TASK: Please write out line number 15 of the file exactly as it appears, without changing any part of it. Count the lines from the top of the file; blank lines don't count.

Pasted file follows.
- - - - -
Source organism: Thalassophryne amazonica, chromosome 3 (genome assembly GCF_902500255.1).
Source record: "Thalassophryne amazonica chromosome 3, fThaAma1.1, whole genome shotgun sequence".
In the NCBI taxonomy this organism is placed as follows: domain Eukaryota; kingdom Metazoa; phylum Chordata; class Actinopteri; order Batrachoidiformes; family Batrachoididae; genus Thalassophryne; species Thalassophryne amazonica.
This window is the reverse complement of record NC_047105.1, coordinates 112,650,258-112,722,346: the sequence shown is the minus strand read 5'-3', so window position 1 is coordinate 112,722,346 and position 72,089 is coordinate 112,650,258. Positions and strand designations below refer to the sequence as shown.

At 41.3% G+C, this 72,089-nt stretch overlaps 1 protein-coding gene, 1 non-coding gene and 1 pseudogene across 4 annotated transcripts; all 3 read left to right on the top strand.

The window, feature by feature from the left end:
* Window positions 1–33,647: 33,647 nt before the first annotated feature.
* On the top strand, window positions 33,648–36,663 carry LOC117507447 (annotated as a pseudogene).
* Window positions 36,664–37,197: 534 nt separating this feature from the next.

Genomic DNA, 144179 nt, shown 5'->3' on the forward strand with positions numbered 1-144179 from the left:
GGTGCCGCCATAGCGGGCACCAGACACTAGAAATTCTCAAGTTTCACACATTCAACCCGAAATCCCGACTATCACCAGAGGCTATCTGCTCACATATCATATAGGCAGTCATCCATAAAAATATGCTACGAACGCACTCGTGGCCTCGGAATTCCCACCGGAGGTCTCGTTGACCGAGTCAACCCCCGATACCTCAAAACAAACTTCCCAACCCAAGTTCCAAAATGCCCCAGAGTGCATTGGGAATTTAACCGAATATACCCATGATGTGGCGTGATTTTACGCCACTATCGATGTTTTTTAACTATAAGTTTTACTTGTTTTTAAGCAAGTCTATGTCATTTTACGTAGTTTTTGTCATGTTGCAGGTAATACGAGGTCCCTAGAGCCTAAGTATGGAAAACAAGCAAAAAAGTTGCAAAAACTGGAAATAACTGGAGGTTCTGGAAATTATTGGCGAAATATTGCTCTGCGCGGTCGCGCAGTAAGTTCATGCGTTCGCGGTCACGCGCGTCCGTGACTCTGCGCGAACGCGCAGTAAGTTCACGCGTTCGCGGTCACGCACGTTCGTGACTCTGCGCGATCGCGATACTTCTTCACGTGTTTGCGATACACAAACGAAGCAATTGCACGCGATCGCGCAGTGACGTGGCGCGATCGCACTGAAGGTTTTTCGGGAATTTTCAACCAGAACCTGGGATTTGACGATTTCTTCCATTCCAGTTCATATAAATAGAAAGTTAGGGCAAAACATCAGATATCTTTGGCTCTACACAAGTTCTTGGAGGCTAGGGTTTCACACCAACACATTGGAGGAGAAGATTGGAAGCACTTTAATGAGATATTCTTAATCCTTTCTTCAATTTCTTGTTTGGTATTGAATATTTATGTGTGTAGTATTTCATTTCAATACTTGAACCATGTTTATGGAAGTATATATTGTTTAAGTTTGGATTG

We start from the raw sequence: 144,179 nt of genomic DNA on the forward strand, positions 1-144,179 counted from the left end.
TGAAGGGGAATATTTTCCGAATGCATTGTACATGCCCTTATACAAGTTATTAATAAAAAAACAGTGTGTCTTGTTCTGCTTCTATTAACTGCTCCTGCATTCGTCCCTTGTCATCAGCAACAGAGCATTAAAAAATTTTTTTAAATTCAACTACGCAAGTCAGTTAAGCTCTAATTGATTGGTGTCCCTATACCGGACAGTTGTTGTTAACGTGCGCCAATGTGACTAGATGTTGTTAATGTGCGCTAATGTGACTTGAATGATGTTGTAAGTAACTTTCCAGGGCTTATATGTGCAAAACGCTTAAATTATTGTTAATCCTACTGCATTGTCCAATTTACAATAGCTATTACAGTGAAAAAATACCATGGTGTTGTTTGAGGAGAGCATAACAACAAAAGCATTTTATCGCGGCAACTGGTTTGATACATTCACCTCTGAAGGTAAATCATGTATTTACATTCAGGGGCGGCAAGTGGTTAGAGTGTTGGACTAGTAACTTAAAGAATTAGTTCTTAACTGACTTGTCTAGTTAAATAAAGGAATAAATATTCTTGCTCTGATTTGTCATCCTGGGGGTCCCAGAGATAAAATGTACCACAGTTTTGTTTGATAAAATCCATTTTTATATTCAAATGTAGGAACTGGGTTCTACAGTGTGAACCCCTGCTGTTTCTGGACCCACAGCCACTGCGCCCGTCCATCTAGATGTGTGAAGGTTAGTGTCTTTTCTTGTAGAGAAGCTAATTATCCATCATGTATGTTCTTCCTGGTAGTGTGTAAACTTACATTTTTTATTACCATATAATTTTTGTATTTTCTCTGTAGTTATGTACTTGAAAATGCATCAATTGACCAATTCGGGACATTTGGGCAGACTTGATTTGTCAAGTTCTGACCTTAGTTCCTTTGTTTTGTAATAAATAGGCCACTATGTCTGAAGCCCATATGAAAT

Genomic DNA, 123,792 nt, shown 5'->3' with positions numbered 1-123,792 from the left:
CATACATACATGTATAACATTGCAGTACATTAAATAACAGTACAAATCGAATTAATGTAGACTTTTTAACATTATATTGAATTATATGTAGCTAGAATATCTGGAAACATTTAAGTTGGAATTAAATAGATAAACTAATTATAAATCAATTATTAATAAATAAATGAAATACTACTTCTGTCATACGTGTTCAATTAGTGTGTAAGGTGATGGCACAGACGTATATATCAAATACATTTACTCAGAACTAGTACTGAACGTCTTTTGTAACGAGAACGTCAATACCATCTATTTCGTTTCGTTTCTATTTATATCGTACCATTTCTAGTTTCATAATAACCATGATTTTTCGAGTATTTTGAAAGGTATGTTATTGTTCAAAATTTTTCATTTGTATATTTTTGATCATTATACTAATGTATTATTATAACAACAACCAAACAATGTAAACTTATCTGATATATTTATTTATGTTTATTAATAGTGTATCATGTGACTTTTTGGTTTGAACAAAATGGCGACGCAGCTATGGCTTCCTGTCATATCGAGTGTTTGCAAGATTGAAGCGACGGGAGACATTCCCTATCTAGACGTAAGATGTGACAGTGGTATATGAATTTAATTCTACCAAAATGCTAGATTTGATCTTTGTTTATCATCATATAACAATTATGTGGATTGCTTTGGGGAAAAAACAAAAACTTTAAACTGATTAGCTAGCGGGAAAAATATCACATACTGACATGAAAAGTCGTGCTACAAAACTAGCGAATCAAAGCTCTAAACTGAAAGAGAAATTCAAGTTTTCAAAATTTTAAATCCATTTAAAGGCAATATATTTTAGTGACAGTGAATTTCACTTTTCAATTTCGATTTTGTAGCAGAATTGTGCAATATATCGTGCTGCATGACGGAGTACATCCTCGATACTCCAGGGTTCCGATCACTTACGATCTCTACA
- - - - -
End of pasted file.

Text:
CATACATACATGTATAACATTGCAGTACATTAAATAACAGTACAAATCGAATTAATGTAGACTTTTTAACATTATATTGAATTATATGTAGCTAGAATATCTGGAAACATTTAAGTTGGAATTAAATAGATAAACTAATTATAAATCAATTATTAATAAATAAATGAAATACTACTTCTGTCATACGTGTTCAATTAGTGTGTAAGGTGATGGCACAGACGTATATATCAAATACATTTACTCAGAACTAGTACTGAACGTCTTTTGTAACGAGAACGTCAATACCATCTATTTCGTTTCGTTTCTATTTATATCGTACCATTTCTAGTTTCATAATAACCATGATTTTTCGAGTATTTTGAAAGGTATGTTATTGTTCAAAATTTTTCATTTGTATATTTTTGATCATTATACTAATGTATTATTATAACAACAACCAAACAATGTAAACTTATCTGATATATTTATTTATGTTTATTAATAGTGTATCATGTGACTTTTTGGTTTGAACAAAATGGCGACGCAGCTATGGCTTCCTGTCATATCGAGTGTTTGCAAGATTGAAGCGACGGGAGACATTCCCTATCTAGACGTAAGATGTGACAGTGGTATATGAATTTAATTCTACCAAAATGCTAGATTTGATCTTTGTTTATCATCATATAACAATTATGTGGATTGCTTTGGGGAAAAAACAAAAACTTTAAACTGATTAGCTAGCGGGAAAAATATCACATACTGACATGAAAAGTCGTGCTACAAAACTAGCGAATCAAAGCTCTAAACTGAAAGAGAAATTCAAGTTTTCAAAATTTTAAATCCATTTAAAGGCAATATATTTTAGTGACAGTGAATTTCACTTTTCAATTTCGATTTTGTAGCAGAATTGTGCAATATATCGTGCTGCATGACGGAGTACATCCTCGATACTCCAGGGTTCCGATCACTTACGATCTCTACA